A. I’ll try to answer some of these here, but we have a bunch of courses on this type of stuff you can watch (seeing as you’re a KelbyOne member, and all), including one I did on How to Make Beautiful Prints in Lightroom Classic, which is my preferred program for printing (instead of Photoshop, or really anything else). So, I’d definitely start with that course, and then check out some of our other printing classes. All that being said, here goes: Yes, you can send images in JPEG format (well, that’s what I do). Just save it at a Quality setting of 10 if you’re saving the image from Photoshop, or 80% if you’re using Lightroom. For resolution, you’re safe using 240 ppi (again, that’s what I use). If you upload the files to Bay Photo, and you don’t have enough resolution to print the image for the size you chose, they’ll let you know. If you’re making really large prints, however, you should resize the images using Photoshop (ideally in Camera Raw from the RAW image). This is more than can be covered in this short Q&A, but again, watch the classes. As far as the web goes, the main thing is to save the file in the sRGB color space so the colors don’t look all washed out when you view them on the web. So, at least that’s a start. Now, off to watch those classes, eh?

Q. I have a question about your SLIM System. I tend to go back to photograph the same places or events multiple times, and I’m wondering how you organize those images in subfolders. For example, in the SLIM system, I’d have a folder setup like this: Images/Landscapes/Italy; however, I go back to Italy on a yearly basis. You mention that it isn’t worth sorting by date, so how would you go about managing those images?

A. In those cases, I might name collections “Italy 2020,” or “Italy with the Kids,” or “Italy Workshop,” anything that helps me tell one from the other. If you go to Italy every year, there’s nothing wrong with adding just the year to the descriptive name (I do that myself in some cases); not the day, not the month, just “Italy 2019” or “Italy summer 2019” if you went twice that year.

Q. When I select multiple photos in the Library module, and then apply a single keyword, it only puts the key- word on the first selected photo. I’ve done this many times before and it marked all the images with that keyword. What am I doing wrong?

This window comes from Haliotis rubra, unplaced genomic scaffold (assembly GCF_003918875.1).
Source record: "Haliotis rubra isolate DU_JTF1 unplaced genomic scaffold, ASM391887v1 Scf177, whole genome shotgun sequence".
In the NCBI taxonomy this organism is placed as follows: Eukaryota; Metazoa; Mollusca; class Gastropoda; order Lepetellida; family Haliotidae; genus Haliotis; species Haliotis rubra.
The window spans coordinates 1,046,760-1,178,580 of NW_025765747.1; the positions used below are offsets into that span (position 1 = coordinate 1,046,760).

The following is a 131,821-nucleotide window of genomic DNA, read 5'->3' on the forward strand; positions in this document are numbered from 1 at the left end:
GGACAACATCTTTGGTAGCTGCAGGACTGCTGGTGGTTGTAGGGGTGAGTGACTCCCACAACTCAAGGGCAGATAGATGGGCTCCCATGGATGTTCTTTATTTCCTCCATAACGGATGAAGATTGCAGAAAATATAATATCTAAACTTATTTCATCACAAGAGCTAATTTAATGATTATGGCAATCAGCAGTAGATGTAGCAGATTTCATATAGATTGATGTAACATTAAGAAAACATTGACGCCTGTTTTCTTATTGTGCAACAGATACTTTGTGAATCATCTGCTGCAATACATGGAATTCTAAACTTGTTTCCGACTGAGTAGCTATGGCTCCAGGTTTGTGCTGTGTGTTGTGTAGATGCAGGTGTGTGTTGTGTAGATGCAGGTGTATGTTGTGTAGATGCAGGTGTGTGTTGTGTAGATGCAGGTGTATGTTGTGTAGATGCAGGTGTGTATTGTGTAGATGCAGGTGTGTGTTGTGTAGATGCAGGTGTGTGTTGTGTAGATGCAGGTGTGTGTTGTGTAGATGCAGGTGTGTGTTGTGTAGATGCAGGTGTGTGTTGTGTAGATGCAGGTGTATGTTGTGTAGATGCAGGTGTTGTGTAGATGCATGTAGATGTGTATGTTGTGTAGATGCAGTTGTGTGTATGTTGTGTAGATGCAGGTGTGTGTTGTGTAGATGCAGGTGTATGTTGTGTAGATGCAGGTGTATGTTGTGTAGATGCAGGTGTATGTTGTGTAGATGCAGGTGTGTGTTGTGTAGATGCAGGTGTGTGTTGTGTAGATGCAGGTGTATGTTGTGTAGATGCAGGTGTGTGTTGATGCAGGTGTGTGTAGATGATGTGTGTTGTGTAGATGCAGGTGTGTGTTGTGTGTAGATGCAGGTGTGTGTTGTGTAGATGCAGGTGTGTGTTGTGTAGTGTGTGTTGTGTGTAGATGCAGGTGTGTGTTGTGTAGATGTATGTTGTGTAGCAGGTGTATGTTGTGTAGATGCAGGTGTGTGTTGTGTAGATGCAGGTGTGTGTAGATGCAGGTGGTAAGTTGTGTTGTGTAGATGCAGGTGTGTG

A. Well, without actually watching you do it, it’s hard to tell, but if you select multiple photos in the Grid view (G), then head over to the Keywording panel and type a keyword in the field, it should apply that key- word to all the selected photos (I double-checked just in case). So there are a few possibilities:

(1) Something has gone funky with Lightroom (hey, it happens), in which case just quit Lightroom and restart it. My guess is that the weirdness will be gone.

(2) You did some- thing wrong that you didn’t realize you were doing. This happens to all of us, but I’m still thinking it’s #1.

(3) If the issue still persists, quit Lightroom and reset its preferences, because it’s possible that the preferences have become corrupt, and resetting them (replacing them with a factory-fresh set of preferences) will usually fix the issue. To do this, quit Lightroom, hold Shift-Option- Command (PC: Shift-Alt), and relaunch Lightroom. When the Reset Lightroom Preferences dialog pops up, choose Reset Preferences. That should do the trick.

I hope you found that helpful. 🙂

Stop back by tomorrow just in case there’s any big news (hey, ya never know), and Wednesday for another “Lightroom in 60-seconds” quick tip video.

-Scott

P.S. I’m off to San Diego tomorrow for my “Ultimate Photography Crash Course” seminar on Wed, and then in Phoenix on Thursday. Nearly 500 photographers are coming out – if you’re not signed up, it’s not too late. Here’s the link for tickets and more info.

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5 comments

  1. Dennis Minty 10 February, 2020 at 14:54 Reply

    Regarding the question about selecting multiple shots and assigning a keyword, it works fine in grid view but if you select multiples from the filmstrip, the keyword is only assigned to the most selected image.

  2. Brian 10 February, 2020 at 11:55 Reply

    Regarding the first question, Lightroom 6 supports the D850. No need to use the DNG converter or upgrade to CC.

    But you have to have the final bugfix/camera-update release- 6.14. If you don’t have 6.14, as of a few weeks ago people were still having success in downloading it with help from Adobe customer service. You just have to ask.

  3. Lisa 10 February, 2020 at 11:25 Reply

    Thank you so much for the shake reduction tip. I have deleted a lot of those “too-slow shutter speed” photos over the years.